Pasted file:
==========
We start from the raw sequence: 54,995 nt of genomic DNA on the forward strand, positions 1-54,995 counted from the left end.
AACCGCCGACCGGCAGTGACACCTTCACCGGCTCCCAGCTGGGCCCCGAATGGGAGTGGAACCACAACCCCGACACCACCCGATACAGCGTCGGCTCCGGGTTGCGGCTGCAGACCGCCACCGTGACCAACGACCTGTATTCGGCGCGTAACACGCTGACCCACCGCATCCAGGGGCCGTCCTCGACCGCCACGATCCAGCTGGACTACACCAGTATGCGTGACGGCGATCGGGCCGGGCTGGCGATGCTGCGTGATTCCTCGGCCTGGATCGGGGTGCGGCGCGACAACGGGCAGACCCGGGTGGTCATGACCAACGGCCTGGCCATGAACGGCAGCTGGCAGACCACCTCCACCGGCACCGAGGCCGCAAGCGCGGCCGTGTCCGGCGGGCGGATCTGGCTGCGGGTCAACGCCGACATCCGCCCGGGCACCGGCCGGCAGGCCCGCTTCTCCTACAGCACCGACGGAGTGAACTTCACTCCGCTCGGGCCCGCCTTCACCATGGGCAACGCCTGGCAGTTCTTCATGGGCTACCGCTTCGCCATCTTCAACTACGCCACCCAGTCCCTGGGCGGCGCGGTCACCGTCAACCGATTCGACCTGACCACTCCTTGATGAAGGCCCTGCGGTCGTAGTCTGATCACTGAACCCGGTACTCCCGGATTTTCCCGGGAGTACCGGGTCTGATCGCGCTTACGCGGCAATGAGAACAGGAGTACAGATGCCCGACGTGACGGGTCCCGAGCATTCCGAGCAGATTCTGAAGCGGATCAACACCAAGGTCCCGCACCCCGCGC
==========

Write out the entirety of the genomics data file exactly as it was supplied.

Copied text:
We start from the raw sequence: 54,995 nt of genomic DNA on the forward strand, positions 1-54,995 counted from the left end.
AACCGCCGACCGGCAGTGACACCTTCACCGGCTCCCAGCTGGGCCCCGAATGGGAGTGGAACCACAACCCCGACACCACCCGATACAGCGTCGGCTCCGGGTTGCGGCTGCAGACCGCCACCGTGACCAACGACCTGTATTCGGCGCGTAACACGCTGACCCACCGCATCCAGGGGCCGTCCTCGACCGCCACGATCCAGCTGGACTACACCAGTATGCGTGACGGCGATCGGGCCGGGCTGGCGATGCTGCGTGATTCCTCGGCCTGGATCGGGGTGCGGCGCGACAACGGGCAGACCCGGGTGGTCATGACCAACGGCCTGGCCATGAACGGCAGCTGGCAGACCACCTCCACCGGCACCGAGGCCGCAAGCGCGGCCGTGTCCGGCGGGCGGATCTGGCTGCGGGTCAACGCCGACATCCGCCCGGGCACCGGCCGGCAGGCCCGCTTCTCCTACAGCACCGACGGAGTGAACTTCACTCCGCTCGGGCCCGCCTTCACCATGGGCAACGCCTGGCAGTTCTTCATGGGCTACCGCTTCGCCATCTTCAACTACGCCACCCAGTCCCTGGGCGGCGCGGTCACCGTCAACCGATTCGACCTGACCACTCCTTGATGAAGGCCCTGCGGTCGTAGTCTGATCACTGAACCCGGTACTCCCGGATTTTCCCGGGAGTACCGGGTCTGATCGCGCTTACGCGGCAATGAGAACAGGAGTACAGATGCCCGACGTGACGGGTCCCGAGCATTCCGAGCAGATTCTGAAGCGGATCAACACCAAGGTCCCGCACCCCGCGC